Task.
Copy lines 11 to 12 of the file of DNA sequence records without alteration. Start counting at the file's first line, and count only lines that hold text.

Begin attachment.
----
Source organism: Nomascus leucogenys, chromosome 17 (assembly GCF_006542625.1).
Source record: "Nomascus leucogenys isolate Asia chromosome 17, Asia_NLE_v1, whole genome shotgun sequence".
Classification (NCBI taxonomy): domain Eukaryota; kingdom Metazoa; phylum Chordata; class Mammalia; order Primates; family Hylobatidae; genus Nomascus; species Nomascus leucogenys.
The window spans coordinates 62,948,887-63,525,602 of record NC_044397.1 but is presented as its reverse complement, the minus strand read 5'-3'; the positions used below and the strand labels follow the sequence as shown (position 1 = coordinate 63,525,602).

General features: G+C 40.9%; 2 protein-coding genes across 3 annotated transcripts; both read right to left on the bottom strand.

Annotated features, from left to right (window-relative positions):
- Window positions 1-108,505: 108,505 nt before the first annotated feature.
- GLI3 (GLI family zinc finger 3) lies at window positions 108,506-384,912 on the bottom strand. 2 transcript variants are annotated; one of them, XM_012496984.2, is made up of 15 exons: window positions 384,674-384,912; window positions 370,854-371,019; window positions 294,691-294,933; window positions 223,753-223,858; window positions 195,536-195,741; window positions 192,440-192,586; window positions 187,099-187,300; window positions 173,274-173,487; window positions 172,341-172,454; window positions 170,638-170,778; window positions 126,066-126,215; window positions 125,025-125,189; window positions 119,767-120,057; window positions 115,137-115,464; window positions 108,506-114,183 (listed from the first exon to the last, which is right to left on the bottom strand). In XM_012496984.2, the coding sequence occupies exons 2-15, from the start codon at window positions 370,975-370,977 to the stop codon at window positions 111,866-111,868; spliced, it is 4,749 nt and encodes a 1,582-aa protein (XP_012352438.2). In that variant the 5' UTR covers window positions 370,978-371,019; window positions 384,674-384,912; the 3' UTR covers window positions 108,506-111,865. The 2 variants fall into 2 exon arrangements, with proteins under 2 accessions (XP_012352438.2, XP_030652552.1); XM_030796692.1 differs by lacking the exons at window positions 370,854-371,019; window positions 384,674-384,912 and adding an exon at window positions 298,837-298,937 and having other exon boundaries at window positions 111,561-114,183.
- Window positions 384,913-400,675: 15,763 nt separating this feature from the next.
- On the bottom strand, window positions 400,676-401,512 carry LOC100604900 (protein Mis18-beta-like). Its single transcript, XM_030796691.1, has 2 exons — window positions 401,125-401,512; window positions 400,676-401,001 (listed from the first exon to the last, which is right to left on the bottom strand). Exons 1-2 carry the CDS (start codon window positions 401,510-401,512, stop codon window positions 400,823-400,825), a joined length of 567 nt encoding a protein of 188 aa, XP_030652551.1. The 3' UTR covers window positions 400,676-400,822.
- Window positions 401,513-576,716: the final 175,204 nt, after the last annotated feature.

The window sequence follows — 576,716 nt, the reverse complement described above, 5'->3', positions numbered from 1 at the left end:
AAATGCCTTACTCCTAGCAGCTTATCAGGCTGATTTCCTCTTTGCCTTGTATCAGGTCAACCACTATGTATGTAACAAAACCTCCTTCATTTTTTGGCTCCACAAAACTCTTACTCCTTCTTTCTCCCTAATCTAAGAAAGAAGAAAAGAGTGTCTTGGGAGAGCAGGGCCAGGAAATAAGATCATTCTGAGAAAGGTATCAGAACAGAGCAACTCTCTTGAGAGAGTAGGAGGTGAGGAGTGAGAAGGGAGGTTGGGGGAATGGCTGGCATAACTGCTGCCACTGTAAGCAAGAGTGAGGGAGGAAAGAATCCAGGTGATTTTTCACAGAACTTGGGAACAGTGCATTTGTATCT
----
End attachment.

- Window positions 401,513-576,716: the final 175,204 nt, after the last annotated feature.

The window sequence follows — 576,716 nt, the reverse complement described above, 5'->3', positions numbered from 1 at the left end: